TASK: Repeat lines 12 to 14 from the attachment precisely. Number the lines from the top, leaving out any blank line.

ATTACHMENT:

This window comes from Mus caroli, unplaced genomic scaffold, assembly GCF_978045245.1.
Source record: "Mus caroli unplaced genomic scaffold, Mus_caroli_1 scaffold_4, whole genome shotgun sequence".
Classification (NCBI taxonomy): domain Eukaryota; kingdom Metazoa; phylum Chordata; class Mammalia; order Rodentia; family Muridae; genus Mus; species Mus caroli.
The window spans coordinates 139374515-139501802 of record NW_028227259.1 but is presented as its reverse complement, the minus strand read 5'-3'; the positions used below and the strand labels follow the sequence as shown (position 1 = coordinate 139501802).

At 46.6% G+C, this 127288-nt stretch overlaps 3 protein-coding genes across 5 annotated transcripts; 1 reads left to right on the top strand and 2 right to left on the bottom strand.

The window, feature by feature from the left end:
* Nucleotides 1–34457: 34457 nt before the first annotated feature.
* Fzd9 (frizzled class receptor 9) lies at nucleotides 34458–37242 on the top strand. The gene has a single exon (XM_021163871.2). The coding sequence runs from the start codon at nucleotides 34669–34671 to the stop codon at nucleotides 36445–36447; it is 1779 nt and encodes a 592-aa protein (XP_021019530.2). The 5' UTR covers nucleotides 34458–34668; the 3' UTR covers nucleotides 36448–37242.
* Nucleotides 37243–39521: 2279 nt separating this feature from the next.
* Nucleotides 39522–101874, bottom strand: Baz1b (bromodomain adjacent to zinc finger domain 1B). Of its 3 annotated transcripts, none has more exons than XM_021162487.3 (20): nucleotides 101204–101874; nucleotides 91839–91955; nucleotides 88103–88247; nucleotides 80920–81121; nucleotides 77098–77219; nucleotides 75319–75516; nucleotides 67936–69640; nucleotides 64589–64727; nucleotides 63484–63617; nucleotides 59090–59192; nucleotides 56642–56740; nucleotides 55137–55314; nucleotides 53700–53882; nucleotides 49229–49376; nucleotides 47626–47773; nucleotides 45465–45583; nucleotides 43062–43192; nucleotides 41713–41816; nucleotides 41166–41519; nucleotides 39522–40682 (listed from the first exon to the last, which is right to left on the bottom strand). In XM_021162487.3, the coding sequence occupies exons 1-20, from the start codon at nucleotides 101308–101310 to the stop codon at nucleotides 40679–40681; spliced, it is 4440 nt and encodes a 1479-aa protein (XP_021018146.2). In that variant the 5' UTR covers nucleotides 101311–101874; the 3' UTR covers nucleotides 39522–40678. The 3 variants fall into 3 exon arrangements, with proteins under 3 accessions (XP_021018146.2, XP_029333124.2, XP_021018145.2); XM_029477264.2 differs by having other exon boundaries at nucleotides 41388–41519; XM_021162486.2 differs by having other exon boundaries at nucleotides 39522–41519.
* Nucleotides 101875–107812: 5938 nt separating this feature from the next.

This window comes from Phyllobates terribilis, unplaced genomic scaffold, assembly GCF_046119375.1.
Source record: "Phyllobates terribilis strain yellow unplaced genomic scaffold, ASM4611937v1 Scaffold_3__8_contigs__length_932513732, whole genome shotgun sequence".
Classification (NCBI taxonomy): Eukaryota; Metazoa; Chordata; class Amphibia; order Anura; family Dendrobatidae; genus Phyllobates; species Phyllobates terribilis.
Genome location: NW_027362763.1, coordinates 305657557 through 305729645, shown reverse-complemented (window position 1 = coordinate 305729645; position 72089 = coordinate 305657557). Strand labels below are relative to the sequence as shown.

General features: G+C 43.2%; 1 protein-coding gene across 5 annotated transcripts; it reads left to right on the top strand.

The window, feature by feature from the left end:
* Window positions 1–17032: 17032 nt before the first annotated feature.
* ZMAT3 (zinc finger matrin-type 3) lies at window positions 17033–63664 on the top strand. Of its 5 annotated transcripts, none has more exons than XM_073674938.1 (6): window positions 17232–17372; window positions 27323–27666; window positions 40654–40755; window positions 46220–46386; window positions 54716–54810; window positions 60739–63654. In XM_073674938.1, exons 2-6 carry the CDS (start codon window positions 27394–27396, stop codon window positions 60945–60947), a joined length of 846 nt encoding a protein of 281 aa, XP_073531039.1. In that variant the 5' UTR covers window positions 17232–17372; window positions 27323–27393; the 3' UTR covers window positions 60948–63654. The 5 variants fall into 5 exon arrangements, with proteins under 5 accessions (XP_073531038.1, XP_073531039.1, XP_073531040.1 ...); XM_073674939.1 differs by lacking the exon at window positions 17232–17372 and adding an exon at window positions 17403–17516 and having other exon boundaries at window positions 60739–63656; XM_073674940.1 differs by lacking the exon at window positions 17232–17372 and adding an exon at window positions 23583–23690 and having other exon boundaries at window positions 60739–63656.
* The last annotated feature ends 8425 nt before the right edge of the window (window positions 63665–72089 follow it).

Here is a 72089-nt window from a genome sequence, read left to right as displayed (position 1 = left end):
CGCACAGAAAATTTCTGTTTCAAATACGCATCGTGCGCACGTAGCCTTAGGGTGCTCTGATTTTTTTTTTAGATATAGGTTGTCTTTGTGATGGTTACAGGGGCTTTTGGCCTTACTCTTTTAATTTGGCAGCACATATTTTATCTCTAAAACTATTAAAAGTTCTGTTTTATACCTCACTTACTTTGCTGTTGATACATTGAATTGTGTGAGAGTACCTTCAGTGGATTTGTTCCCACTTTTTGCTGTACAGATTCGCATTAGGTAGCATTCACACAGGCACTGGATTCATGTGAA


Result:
This window comes from Phyllobates terribilis, unplaced genomic scaffold, assembly GCF_046119375.1.
Source record: "Phyllobates terribilis strain yellow unplaced genomic scaffold, ASM4611937v1 Scaffold_3__8_contigs__length_932513732, whole genome shotgun sequence".
Classification (NCBI taxonomy): Eukaryota; Metazoa; Chordata; class Amphibia; order Anura; family Dendrobatidae; genus Phyllobates; species Phyllobates terribilis.